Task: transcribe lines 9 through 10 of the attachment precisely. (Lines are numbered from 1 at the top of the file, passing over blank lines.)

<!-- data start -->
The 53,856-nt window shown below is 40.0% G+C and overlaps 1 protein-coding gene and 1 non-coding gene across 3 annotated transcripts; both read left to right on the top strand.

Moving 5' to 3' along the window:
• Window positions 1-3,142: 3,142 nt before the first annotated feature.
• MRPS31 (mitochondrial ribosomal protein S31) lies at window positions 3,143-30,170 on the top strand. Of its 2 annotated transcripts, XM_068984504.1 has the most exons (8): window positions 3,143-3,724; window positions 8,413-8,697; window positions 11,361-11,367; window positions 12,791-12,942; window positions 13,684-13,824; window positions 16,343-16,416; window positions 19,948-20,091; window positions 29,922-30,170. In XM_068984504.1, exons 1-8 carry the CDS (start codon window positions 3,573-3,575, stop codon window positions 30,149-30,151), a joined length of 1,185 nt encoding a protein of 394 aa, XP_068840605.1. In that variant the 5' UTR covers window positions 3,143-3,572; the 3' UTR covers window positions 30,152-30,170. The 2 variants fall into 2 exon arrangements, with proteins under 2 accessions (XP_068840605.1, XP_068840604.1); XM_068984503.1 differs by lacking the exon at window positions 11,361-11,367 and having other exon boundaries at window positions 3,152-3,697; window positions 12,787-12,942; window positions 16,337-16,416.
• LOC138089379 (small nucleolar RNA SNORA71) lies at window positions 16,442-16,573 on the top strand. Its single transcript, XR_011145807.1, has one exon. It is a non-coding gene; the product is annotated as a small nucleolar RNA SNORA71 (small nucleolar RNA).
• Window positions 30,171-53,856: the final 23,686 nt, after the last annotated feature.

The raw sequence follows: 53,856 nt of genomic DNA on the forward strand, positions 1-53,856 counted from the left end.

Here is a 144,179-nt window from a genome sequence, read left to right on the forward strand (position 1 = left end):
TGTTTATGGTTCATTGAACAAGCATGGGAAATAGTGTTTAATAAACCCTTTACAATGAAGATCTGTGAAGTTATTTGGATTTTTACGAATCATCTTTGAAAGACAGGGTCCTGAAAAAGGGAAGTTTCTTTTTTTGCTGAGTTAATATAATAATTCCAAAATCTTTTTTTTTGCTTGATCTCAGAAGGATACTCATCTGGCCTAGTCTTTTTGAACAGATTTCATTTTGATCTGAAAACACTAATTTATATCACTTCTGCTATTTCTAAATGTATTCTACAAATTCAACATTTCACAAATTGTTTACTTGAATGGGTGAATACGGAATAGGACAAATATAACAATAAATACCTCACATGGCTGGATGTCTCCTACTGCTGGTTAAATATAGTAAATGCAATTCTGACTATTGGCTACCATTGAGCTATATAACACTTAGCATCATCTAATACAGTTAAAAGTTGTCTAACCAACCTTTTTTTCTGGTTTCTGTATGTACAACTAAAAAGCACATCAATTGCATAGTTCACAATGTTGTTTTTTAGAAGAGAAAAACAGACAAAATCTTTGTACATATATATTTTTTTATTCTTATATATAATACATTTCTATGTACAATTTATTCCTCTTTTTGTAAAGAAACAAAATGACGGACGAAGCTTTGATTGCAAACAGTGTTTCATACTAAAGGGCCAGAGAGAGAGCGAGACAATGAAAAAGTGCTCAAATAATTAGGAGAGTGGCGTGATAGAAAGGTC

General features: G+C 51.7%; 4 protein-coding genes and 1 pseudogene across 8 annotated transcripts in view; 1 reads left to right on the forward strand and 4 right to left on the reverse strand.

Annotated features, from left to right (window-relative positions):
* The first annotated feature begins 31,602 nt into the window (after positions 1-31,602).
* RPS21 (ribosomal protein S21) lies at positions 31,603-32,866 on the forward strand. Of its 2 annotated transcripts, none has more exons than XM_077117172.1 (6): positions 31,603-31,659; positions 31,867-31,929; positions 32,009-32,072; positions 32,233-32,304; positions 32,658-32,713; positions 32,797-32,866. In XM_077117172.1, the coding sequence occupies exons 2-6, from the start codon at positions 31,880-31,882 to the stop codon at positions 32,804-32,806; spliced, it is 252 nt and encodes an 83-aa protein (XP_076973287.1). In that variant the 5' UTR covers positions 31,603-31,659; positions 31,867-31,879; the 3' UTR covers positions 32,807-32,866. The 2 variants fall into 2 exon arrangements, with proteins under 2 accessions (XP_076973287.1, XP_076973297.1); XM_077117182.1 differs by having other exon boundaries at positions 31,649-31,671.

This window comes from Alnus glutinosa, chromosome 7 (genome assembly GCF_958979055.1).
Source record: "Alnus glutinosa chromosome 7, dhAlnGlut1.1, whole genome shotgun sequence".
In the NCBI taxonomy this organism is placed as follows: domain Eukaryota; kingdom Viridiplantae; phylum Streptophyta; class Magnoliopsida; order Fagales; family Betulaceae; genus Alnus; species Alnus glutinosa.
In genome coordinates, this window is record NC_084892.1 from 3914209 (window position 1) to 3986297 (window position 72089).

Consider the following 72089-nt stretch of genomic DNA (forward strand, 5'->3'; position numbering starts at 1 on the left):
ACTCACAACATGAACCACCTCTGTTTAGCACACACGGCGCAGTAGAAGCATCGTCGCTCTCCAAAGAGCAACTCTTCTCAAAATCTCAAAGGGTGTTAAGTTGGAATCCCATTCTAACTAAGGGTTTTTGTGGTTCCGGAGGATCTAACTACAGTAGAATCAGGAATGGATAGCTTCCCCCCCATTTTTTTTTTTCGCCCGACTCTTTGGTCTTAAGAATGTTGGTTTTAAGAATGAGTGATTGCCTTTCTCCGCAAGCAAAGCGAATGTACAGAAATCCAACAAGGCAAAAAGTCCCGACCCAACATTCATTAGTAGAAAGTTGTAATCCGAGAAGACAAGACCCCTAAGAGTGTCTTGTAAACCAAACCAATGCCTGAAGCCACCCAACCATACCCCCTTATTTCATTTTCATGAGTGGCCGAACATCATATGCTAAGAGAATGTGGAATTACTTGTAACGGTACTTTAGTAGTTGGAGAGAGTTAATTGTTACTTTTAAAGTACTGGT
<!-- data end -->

TGTTTATGGTTCATTGAACAAGCATGGGAAATAGTGTTTAATAAACCCTTTACAATGAAGATCTGTGAAGTTATTTGGATTTTTACGAATCATCTTTGAAAGACAGGGTCCTGAAAAAGGGAAGTTTCTTTTTTTGCTGAGTTAATATAATAATTCCAAAATCTTTTTTTTTGCTTGATCTCAGAAGGATACTCATCTGGCCTAGTCTTTTTGAACAGATTTCATTTTGATCTGAAAACACTAATTTATATCACTTCTGCTATTTCTAAATGTATTCTACAAATTCAACATTTCACAAATTGTTTACTTGAATGGGTGAATACGGAATAGGACAAATATAACAATAAATACCTCACATGGCTGGATGTCTCCTACTGCTGGTTAAATATAGTAAATGCAATTCTGACTATTGGCTACCATTGAGCTATATAACACTTAGCATCATCTAATACAGTTAAAAGTTGTCTAACCAACCTTTTTTTCTGGTTTCTGTATGTACAACTAAAAAGCACATCAATTGCATAGTTCACAATGTTGTTTTTTAGAAGAGAAAAACAGACAAAATCTTTGTACATATATATTTTTTTATTCTTATATATAATACATTTCTATGTACAATTTATTCCTCTTTTTGTAAAGAAACAAAATGACGGACGAAGCTTTGATTGCAAACAGTGTTTCATACTAAAGGGCCAGAGAGAGAGCGAGACAATGAAAAAGTGCTCAAATAATTAGGAGAGTGGCGTGATAGAAAGGTC

General features: G+C 51.7%; 4 protein-coding genes and 1 pseudogene across 8 annotated transcripts in view; 1 reads left to right on the forward strand and 4 right to left on the reverse strand.